Cameroonian authorities reported that at least 82 former Boko Haram fighters and nearly 200 of their families’ members have surrendered over the past week. As of August 10th, the government stated that it now holds 967 former Jihadists in its National Committee for Disarmament, Demobilization and Reintegration center in Meri (a town in northern Cameroon). Among those coming from across the border, many are expected to eventually be deported back to Nigeria.
The Disarmament, Demobilization and Reintegration center director, Francis Fai Yengo, after meeting the former fighters to evaluate their needs Yengo told VOA:
“We came to see the fighters, those young women and men predominantly made of Nigerians flooding out from the Boko Haram camps into our country. […] The numbers are increasing daily. We welcome them, but after we have done the necessary verifications, we will send them back rapidly to their country because of the good relationship that our country has with our neighboring country to the west.”
The Nigerian Army meanwhile issued its own statement on 10 August recounting Boko Haram surrenders in its own territory during “the recent past”:
“It is a known fact that in the recent past, over 1,000 members of Boko Haram and their families have surrendered to the troops due to the intense pressure from troops’ sustained offensive actions. Among those were key leaders of the terrorists group who have renounced their membership and have turned themselves in. The NA [Nigerian Army] being a professional military organisation will continue to act in accordance with the dictates of the Nigerian Constitution, as well as international best practices. It must be known that the NA will never encourage any act of lawlessness or extra judicial killings. Accordingly, all surrendered terrorists will be received, processed and passed on to the relevant agencies of Government for further assessment in line with extant provisions.”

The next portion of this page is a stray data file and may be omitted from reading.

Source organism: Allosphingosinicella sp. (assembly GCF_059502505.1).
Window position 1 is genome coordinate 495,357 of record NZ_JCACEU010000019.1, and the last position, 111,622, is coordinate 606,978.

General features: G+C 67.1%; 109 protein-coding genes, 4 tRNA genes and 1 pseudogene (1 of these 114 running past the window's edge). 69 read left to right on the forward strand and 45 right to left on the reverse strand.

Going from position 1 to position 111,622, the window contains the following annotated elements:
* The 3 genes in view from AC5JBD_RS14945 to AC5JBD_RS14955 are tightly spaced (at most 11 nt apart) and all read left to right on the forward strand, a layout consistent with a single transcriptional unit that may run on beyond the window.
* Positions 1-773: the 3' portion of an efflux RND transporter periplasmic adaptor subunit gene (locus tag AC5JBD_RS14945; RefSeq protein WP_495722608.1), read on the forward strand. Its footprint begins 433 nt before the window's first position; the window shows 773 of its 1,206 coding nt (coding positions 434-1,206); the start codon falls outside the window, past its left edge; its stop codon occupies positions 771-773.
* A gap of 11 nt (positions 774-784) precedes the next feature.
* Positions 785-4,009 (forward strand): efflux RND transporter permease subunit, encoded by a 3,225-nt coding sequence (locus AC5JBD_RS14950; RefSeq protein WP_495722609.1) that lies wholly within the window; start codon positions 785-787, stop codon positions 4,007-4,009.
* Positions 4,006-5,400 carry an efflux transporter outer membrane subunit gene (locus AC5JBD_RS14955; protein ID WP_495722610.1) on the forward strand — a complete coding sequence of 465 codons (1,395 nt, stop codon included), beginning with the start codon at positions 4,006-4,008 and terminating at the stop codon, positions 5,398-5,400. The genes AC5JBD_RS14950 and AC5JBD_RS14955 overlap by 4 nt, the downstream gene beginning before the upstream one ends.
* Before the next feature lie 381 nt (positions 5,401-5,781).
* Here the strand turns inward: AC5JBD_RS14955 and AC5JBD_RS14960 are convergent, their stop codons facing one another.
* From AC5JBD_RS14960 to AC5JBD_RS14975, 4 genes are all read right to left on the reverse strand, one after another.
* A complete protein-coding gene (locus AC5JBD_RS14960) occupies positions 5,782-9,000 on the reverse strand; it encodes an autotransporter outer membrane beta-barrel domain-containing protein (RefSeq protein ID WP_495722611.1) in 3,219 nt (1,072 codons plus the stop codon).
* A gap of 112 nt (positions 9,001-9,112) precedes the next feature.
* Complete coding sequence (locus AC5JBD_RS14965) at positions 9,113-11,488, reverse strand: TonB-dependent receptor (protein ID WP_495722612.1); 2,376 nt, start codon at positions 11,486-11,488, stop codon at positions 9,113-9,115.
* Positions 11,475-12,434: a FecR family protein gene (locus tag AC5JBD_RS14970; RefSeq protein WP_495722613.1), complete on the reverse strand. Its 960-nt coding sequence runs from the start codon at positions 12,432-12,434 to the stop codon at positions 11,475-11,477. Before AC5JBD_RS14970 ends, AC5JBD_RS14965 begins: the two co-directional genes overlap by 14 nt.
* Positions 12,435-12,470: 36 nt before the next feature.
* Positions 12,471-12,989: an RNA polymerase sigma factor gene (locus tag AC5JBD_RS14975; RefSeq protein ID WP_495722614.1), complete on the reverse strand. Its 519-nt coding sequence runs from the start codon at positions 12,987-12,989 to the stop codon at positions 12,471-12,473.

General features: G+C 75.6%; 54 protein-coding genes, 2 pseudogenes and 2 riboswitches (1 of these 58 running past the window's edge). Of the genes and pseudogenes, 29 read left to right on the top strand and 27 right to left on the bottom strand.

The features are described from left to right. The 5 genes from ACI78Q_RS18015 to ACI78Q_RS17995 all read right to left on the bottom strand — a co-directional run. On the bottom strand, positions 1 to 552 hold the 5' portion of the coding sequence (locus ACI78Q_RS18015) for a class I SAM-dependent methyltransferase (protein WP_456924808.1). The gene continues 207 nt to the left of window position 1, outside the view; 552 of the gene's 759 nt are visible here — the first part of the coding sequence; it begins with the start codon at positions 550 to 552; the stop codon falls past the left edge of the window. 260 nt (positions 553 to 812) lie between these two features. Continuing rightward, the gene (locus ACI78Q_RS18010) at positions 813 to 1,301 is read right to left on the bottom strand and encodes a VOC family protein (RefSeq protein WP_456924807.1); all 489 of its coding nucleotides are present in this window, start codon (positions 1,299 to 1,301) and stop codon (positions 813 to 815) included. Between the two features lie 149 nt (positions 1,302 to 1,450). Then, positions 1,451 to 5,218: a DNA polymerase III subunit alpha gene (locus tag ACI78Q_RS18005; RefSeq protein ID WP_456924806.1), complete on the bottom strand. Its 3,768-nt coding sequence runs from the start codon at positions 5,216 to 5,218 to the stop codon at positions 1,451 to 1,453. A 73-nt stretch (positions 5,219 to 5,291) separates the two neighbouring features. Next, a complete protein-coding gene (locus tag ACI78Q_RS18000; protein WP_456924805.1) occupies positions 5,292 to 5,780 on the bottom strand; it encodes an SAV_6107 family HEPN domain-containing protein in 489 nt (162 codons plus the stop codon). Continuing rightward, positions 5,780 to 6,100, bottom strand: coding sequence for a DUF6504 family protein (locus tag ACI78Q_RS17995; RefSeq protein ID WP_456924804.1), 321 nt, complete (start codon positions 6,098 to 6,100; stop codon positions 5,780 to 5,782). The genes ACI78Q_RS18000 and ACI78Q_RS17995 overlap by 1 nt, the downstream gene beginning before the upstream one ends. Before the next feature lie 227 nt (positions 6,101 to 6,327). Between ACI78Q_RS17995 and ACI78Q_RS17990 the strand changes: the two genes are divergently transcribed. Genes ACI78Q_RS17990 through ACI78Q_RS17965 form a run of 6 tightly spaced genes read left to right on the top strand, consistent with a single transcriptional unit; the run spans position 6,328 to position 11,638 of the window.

The statement came in response to reports that the Nigerian government was planning to release to rehabilitated terrorists, which the press release denied. It came just days after a previous statement announcing the surrender of “335 fighters, 746 adult women and children including one of the abducted Chibok girls”.
Former Boko Haram fighters have been surrendering en masse ever since their leader, Abubakar Shekau, was killed in clashes with Islamic State for the West African Province (Iswap) in June. Shekau had led the terrorist group since 2009.